Sugar is *Really* Bad for You

As Part 1 of the Sugar Series, we tell you the truth behind the sugar you unconsciously consume every day.

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Granola bars, salad dressings, yogurt… It seems like processed sugar is unavoidable no matter how healthy we try to be. The Health Promotion Board of Singapore recommends keeping sugar intake to no more than 10% of our daily energy intake, which is around 9 to 11 teaspoons of sugar per day for adults.

Yet, we may not be aware of how much sugar we consume every day, even though we know that it’s bad for us (more sugar leads to more weight, as we’re taught from a young age) and try to eat “sugary foods” in moderation. Let’s zoom in on the effects sugar has on our overall health.

Effects of Sugar Consumption on our Skin

  • Sugar causes skin damage: Sugar damages our skin through a natural process called glycation. The more sugar you eat, the more harmful free radicals known as Advanced Glycation End Products (AGEs) accumulate and damage the proteins around them. 
  • Sugar is aging us: Collagen and elastin, which keeps skin looking firm and elastic and helps maintain a healthy and youthful complexion, are vulnerable to damage. As a result, you may see fine lines, sagging and wrinkles on your skin.
  • Sugar causes acne and other types of skin inflammation: A study found a “significant association between current acne and the consumption of fatty and sugary products.” When we consume sugar, insulin is released from our pancreas to absorb the sugar and transferred to our liver. An overproduction of insulin causes inflammation which causes conditions such as acne, dermatitis, and rosacea. 
  • Sugar causes oily skin: Sugary foods increase your blood sugar and activate hormones in the body that stimulate oil production (known as sebum) in the skin. Producing too much sebum leads to oily skin and clogged pores, which may also lead to acne.

Effects of Sugar Consumption on our Body

  • Increased hunger and weight gain: We consume a lot of extra calories through added sugars. Sugary snacks may taste good, but they don’t really fill our stomachs. This is because the body burns through sugar quicker than it does with protein, fiber and healthy fats. This even leads to mindless and compulsive snacking, which further causes weight gain.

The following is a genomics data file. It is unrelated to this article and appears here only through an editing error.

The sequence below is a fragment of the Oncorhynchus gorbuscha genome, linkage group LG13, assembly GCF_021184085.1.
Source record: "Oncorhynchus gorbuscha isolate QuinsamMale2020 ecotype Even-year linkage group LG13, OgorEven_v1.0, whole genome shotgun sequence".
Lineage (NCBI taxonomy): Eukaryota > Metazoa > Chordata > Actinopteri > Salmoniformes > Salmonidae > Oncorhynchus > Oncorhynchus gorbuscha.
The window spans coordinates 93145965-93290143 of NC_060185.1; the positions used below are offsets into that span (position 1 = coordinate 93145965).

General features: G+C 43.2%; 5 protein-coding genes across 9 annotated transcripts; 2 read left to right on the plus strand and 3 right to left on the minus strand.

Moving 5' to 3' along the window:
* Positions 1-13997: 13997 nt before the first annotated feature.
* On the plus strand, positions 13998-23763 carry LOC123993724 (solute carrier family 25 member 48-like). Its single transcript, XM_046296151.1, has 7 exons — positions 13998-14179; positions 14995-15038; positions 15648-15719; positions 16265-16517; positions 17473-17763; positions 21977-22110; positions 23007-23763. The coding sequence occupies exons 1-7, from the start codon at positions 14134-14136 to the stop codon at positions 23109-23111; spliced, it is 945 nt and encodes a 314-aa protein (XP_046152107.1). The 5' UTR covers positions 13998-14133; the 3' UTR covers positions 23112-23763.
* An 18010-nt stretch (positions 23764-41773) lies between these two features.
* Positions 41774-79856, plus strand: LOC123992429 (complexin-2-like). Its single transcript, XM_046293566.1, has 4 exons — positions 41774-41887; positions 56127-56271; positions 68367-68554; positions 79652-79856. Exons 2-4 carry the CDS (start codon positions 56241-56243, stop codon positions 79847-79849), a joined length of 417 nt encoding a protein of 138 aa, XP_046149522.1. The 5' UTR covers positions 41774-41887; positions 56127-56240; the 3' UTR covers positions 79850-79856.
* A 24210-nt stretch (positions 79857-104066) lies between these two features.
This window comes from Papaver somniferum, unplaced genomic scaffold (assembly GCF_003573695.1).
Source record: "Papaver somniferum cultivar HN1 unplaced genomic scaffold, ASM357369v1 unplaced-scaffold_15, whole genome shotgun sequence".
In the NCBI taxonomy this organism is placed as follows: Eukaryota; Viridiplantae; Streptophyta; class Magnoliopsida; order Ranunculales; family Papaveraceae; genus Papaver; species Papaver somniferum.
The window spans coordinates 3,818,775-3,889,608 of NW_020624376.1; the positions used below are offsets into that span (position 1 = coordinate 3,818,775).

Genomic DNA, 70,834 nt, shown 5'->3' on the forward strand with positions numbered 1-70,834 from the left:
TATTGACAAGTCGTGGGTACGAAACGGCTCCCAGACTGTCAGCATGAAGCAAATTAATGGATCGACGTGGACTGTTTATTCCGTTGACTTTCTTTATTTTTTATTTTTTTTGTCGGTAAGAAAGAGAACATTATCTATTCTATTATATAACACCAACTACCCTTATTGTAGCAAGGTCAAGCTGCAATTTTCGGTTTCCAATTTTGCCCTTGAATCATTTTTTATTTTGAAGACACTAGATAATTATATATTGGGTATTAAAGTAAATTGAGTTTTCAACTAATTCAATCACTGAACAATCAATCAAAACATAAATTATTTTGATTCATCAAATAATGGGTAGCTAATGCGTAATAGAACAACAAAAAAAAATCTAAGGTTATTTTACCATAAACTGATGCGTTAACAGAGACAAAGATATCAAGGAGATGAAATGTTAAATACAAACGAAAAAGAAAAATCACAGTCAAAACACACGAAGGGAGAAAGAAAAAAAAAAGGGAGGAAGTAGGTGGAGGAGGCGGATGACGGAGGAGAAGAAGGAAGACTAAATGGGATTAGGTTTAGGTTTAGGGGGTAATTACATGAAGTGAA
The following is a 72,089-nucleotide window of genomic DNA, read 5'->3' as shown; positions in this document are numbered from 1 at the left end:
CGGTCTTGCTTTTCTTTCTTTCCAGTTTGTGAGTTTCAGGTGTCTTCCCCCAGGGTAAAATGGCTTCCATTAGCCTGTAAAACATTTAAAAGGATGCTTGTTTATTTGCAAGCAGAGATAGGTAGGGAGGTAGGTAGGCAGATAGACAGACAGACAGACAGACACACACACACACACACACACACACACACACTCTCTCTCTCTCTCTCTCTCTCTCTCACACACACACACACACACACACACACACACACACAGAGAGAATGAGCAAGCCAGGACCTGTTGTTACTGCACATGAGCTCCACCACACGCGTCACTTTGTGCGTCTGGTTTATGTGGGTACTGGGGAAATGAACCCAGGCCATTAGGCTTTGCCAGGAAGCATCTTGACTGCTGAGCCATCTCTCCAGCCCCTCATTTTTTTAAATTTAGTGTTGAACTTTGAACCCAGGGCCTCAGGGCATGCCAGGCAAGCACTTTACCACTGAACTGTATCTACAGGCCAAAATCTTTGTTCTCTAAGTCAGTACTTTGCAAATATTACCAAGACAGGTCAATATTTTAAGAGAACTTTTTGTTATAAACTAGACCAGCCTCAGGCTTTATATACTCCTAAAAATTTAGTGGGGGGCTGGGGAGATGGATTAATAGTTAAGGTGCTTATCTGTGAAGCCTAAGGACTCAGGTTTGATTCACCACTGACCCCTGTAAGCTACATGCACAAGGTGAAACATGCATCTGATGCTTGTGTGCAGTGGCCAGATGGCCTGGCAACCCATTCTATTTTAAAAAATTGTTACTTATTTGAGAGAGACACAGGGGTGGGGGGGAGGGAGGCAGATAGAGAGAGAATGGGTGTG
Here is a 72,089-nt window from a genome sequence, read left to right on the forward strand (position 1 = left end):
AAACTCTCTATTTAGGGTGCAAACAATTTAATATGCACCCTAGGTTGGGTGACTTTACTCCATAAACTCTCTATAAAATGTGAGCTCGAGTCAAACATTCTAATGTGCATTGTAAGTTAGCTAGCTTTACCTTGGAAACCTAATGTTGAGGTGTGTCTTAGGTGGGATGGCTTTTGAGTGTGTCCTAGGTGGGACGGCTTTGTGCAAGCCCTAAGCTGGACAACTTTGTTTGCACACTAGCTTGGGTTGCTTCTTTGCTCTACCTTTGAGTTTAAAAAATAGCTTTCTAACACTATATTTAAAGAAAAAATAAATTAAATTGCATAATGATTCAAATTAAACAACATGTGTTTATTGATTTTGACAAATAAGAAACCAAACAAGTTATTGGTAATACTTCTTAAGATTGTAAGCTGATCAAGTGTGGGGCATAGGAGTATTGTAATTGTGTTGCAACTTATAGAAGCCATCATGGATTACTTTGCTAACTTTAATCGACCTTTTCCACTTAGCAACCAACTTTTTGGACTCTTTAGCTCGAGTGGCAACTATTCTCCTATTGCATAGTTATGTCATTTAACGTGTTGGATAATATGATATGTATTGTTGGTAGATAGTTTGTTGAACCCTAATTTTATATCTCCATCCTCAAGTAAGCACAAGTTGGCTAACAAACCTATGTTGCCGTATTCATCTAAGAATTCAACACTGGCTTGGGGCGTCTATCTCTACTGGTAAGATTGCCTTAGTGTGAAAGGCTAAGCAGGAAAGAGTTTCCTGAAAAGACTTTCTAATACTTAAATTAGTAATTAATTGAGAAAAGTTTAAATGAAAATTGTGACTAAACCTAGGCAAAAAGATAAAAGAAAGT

• Obesity: Sugars like sucrose or fructose turns to fat in the body. Current evidence also suggests that increasing consumption of sugar-sweetened beverages and food is associated with overweightness and obesity in children. However, there are doubts as to whether it causes Type 1 or 2 diabetes. But it is clear that consuming food and drinks loaded with added sugars will lead to high glucose levels, which is one of the causes of diabetes. 
  • High blood pressure: Studies have shown that consumption of sugar is associated with high blood pressure and a higher incidence of hypertension, though a direct cause-and effect relationship hasn’t been found yet. But it has been proven that extra insulin in your bloodstream causes artery walls to get more inflamed and grow thicker than normal, which may lead to heart issues. 
  • Teeth problems: Bacteria that cause cavities will eat the sugar lingering in your mouth after you eat something sweet, which may cause tooth decay and dental cavities. 
  • Compromised immune system: It takes about 75 grams of sugar to weaken our immune system for about five hours afterwards by threatening our white blood cells.

Effects of Sugar Consumption on our Mood

Credit: Connie Bennett and Isabella Bannerman.
  • Sugar makes us more irritable and fatigued: A bad mood could be a sign that you are eating too much sugar. Have you ever heard of the “Sugar Rollercoaster”? That is when eating a high-sugar meal spikes your blood sugar but after a while, your body’s energy levels crash as it tries to process all the sugar. If you eat more sugar to try to feel “better”, you will continue to cause your body’s sugar level to spike and fall. This leaves you feeling sluggish, irritable and even more stressed. See if you feel irritable an hour after you eat a snack or if there are certain periods in the day you crave something sugary. This could be a sign of excess sugar intake. 
  • It is debatable whether sugar lowers our concentration: Our brain is dependent on sugar to operate and low sugar levels are linked to loss of energy for brain function and lack of attention. Studies do not seem to support a cause-and-effect link between sugar overconsumption with hyperactivity (in children) but it still causes a lot more physical health problems.

Sugar Addiction and Sugar Cravings

Credit: Sheri Silver on Unsplash

The idea of sugar addiction is quite new, but research done on rats show that like other addictive substances, sugar is able to induce bingeing, craving and withdrawal anxiety. However, there has not been enough research conducted on humans. Perhaps it is better to describe the urge to consume sugary foods as “sugar cravings”, which don’t fit into the clinical definition of addiction. 

Still, the reward pathways in the human brain (meaning the release of dopamine linked to sugar ingestion, causing us to form a habit of eating more sugary food to get that ‘reward’) have remained unchanged by evolution). It’s likely many other organisms have similar reward pathways in their brains. This means that the biological impacts of sugar withdrawal seen in animals are likely to occur to some degree in humans too because our brains have similar reward pathways. 

A sugar high is not worth the long-term problems that come with it. For tips on how to cut down on sugar consumption, read "Cut It Out".